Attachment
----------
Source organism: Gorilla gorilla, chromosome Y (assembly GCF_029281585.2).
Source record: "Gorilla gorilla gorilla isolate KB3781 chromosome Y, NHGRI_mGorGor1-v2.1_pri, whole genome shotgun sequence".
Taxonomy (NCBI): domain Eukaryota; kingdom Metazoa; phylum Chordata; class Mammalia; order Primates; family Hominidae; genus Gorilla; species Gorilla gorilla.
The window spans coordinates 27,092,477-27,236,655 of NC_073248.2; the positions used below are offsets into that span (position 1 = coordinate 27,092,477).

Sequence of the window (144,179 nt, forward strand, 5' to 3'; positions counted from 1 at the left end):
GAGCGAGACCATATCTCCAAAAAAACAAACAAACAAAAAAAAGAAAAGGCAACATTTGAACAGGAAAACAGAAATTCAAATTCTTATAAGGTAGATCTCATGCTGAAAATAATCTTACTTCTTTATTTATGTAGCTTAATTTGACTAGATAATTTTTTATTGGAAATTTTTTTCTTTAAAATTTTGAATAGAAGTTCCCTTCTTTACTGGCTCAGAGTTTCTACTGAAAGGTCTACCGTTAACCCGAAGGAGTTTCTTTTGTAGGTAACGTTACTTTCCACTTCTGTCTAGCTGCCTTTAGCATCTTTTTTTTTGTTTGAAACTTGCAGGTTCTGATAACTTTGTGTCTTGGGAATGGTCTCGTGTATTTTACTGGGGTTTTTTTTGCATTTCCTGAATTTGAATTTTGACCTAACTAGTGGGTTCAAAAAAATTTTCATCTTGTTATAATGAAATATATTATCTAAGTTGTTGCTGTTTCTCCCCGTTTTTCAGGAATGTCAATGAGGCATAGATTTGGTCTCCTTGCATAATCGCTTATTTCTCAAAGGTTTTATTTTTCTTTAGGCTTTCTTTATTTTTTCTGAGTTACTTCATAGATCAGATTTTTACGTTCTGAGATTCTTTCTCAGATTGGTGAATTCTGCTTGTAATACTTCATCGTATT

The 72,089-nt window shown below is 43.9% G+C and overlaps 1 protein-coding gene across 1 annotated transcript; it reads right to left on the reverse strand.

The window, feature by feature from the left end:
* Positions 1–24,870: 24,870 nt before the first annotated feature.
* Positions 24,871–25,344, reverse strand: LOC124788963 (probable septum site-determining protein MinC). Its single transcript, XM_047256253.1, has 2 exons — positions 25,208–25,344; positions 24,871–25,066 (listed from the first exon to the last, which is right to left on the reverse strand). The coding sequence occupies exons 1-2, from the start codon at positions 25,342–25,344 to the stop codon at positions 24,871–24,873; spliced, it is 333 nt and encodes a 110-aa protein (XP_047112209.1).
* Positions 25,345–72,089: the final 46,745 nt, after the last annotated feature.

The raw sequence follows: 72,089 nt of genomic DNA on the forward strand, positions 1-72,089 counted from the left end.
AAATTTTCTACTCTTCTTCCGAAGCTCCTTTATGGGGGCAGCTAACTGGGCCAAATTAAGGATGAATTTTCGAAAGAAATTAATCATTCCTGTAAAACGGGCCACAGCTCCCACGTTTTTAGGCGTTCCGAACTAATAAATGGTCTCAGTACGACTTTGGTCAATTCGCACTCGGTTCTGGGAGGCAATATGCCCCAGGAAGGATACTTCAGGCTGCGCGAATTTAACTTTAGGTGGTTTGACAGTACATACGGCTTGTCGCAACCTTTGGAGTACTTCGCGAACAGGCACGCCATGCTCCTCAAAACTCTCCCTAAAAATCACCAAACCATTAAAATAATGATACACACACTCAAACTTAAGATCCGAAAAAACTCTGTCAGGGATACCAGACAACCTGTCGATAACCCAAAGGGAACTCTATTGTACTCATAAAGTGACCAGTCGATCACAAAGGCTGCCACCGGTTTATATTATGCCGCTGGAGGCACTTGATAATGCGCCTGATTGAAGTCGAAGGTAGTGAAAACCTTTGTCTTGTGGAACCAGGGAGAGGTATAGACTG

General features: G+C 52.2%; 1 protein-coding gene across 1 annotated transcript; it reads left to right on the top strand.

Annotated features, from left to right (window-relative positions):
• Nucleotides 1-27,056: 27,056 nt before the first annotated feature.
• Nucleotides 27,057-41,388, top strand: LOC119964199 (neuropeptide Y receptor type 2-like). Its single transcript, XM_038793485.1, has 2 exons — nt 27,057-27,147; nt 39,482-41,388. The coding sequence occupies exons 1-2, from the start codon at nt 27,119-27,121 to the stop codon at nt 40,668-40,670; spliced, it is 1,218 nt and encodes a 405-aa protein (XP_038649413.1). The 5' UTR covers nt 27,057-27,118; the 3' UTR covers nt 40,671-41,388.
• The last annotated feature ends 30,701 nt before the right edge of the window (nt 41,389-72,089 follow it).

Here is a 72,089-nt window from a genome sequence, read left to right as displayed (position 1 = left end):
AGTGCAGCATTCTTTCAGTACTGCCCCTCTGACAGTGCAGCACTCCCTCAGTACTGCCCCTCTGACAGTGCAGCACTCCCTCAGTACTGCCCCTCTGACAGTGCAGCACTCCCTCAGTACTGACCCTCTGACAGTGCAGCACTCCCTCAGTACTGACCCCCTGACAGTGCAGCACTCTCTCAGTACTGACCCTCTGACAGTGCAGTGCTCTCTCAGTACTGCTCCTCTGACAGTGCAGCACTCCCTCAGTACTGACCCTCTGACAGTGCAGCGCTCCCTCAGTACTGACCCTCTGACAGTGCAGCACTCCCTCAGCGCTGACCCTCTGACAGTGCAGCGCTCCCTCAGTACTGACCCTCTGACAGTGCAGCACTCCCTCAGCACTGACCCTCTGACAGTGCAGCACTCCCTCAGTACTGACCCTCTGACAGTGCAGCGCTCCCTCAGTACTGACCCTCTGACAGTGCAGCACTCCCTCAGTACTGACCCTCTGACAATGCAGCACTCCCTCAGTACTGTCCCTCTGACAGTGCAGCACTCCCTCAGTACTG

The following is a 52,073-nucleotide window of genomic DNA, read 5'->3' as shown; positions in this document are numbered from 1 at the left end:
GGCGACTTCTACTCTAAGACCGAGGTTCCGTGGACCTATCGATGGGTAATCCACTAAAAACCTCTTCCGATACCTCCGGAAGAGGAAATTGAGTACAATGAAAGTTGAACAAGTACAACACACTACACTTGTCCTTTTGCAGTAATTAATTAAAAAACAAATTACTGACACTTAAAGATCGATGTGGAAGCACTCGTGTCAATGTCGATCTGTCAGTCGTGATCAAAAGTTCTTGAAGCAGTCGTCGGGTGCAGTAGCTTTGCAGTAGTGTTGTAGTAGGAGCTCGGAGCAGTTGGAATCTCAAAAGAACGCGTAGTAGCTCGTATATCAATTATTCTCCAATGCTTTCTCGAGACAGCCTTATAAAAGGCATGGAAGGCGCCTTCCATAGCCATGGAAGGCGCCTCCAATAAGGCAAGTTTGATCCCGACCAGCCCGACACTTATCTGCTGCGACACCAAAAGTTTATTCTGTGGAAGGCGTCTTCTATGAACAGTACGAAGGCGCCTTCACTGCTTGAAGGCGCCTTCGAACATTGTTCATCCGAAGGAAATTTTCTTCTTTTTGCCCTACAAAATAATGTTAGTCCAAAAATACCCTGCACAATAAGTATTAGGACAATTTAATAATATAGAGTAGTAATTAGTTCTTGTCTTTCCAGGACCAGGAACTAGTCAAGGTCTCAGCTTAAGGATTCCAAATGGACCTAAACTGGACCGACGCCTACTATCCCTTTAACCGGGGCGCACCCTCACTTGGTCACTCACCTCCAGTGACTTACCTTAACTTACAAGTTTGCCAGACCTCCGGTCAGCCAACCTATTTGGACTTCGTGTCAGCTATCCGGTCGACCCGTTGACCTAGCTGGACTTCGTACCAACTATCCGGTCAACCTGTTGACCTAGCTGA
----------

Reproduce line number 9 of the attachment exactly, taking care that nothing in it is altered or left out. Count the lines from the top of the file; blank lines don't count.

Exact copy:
* Positions 1–24,870: 24,870 nt before the first annotated feature.